It can hardly have passed anyone's notice that one of the big media stories over the past few days has been Health Secretary Jeremy Hunt's claims about the number of our aged population who are 'chronically lonely' (see above clip).
For me, his casual use of statistics brought back a vivid memory from more than forty years ago of an event that had made me deeply skeptical about the validity of treating such numbers as 'hard facts'.
Tony Benn sets up a research fellowship
A not so well-known fact about my early research is that I once held a Post Office research fellowship that had been created by the then Postmaster General, Tony Benn, at the University of Essex - which led to my conducting a survey of just over 1,000 randomly sampled respondents in the UK who were aged 65 and over.
In those pre-privatisation days, the Post Office (GPO) still ran our telephone system and Harold Wilson's Labour government was under pressure to supply free telephones to the country's elderly. But then, as now, research into a problem is always a much cheaper option than doing anything about it.
Mr Benn was a friend of Professor Peter Townsend, who was already well known for his definitive books on isolation in old age and who had just become the first head of sociology at the new University of Essex. So that's where the money for the GPO research fellowship went - and, as a lowly research assistant, I was in the right place at the right time to be lucky enough to get the job.
'Objective' and 'subjective' isolation
Townsend and other researchers in the area had distinguished between two types of isolation:
- Objective: How often did respondents see their family and friends?
- Subjective: How many respondents said they felt lonely?
In the questionnaires, the second of these was measured by asking respondents: "Are you often, sometimes or never lonely", to which the results came out as remarkably similar from one survey to another. For mine, if memory serves me correctly, the results were:
- Often lonely: 7%
- Sometimes lonely: 23%
- Never lonely: 70%
So, by lumping "sometimes" and "often" lonely together, we could conclude that just under one in three elderly people experienced a degree of loneliness.
While piloting the draft questionnaire, I interviewed an 80 year old woman who quite severely disabled and more or less housebound. She had no trouble answering the key questions with an immediate and emphatic "Never lonely".
As I packed away her completed questionnaire in my bag and explained that I had to be going, she begged be to stay a bit longer, and launched into a series of sad stories about relatives who never came to see her and about how her disability prevented her from going to see the few of her friends who were still alive. How could I refuse her insistence that I must have enough time for a cup of tea?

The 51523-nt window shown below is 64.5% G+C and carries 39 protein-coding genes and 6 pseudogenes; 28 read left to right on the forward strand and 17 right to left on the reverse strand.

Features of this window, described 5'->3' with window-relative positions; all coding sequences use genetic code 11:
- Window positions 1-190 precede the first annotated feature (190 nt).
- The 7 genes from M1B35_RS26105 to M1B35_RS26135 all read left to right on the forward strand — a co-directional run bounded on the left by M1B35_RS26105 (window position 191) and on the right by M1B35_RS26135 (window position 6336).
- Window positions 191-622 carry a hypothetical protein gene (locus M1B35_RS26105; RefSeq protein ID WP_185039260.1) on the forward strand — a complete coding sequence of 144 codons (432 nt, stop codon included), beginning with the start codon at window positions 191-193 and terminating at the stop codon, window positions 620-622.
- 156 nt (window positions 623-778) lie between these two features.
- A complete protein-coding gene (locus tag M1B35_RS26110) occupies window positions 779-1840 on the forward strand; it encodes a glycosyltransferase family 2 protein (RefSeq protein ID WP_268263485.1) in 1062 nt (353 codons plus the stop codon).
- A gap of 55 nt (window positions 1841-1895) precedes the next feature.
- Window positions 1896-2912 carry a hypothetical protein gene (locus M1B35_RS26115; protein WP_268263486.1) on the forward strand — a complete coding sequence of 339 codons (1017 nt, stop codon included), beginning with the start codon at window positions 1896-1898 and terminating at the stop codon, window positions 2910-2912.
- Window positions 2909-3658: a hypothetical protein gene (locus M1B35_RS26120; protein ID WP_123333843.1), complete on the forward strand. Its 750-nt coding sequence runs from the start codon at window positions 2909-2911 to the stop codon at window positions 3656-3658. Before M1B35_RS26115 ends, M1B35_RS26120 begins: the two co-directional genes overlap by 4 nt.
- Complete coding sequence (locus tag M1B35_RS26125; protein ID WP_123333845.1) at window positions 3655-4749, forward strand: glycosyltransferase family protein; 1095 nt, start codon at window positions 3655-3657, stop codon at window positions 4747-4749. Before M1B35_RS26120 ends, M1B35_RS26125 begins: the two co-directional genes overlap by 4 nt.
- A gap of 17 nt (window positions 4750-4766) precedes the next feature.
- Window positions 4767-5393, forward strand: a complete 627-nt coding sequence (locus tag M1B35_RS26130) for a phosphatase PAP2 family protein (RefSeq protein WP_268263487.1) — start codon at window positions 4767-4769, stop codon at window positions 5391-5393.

Yet the 'hard fact', already recorded in my questionnaire, was that she was one of the 70% who were "never lonely".
This contradiction between her answers to the question on the questionnaire and what she said over tea afterwards made gave me serious doubts about the validity of such apparently 'hard facts'.
All these years later, thanks to Mr Hunt, the doubts have come back - and I'm no less suspicious of his 'hard facts' today as I was of my own 'hard facts' then.
"Chronically lonely" sounds even worse than "very lonely" - which raises the question of whether more or fewer than the 7% who confessed to being "very lonely" in 1967 would admit to being "chronically lonely" in 2013? Mr Hunt may have meant well by raising the issue with a wider audience, but to imply that such figures are 'hard facts' worth taking seriously is to assume rather a lot.
P.S. A missed opportunity?
It wasn't as if this experience were the only thing that had made me start questioning the methodology of what I was doing. It was at a time when important debates were getting under way in in academic sociology: quantitative research and survey methods were coming under attack from qualitative researchers; positivism, the hypothetico-deductive model of science and the collection of 'hard facts' were being challenged by approaches like symbolic interactionism, ethnomethodology and conversation analysis. And Thomas Kuhn had just taught us the new phrase 'scientific paradigm'.
My own PhD research was already veering in this latter direction, as central theme was a critique of the paradigm established by Emile Durkheim's 1897 classic Le Suicide(eventually published as Discovering Suicide: Studies in the Social Organizatin of Sudden Death, 1978).
Meanwhile, one of my colleagues at Essex, Dorothy Smith had just heard from Erving Goffman at UC Berkeley that he had a rather promising graduate student called Harvey Sacks who was writing a PhD thesis based on live tape-recordings of telephone calls to the Los Angeles Suicide Prevention Agency, and even suggested that I might do something similar rather than the conventional survey research that was being planned.
Ignoring such excellent advice, I played safe by remaining loyal to the methodology favoured in Peter Townsend's books on the elderly and poverty.
By the time I had finished my PhD, however, Sacks had put in quite an important appearance in my thesis. And later on, much of the motivation and inspiration for my later work on public speaking and presentation came directly from him and the other main founders of conversation analysis, Emanuel Shegloff and Gail Jefferson.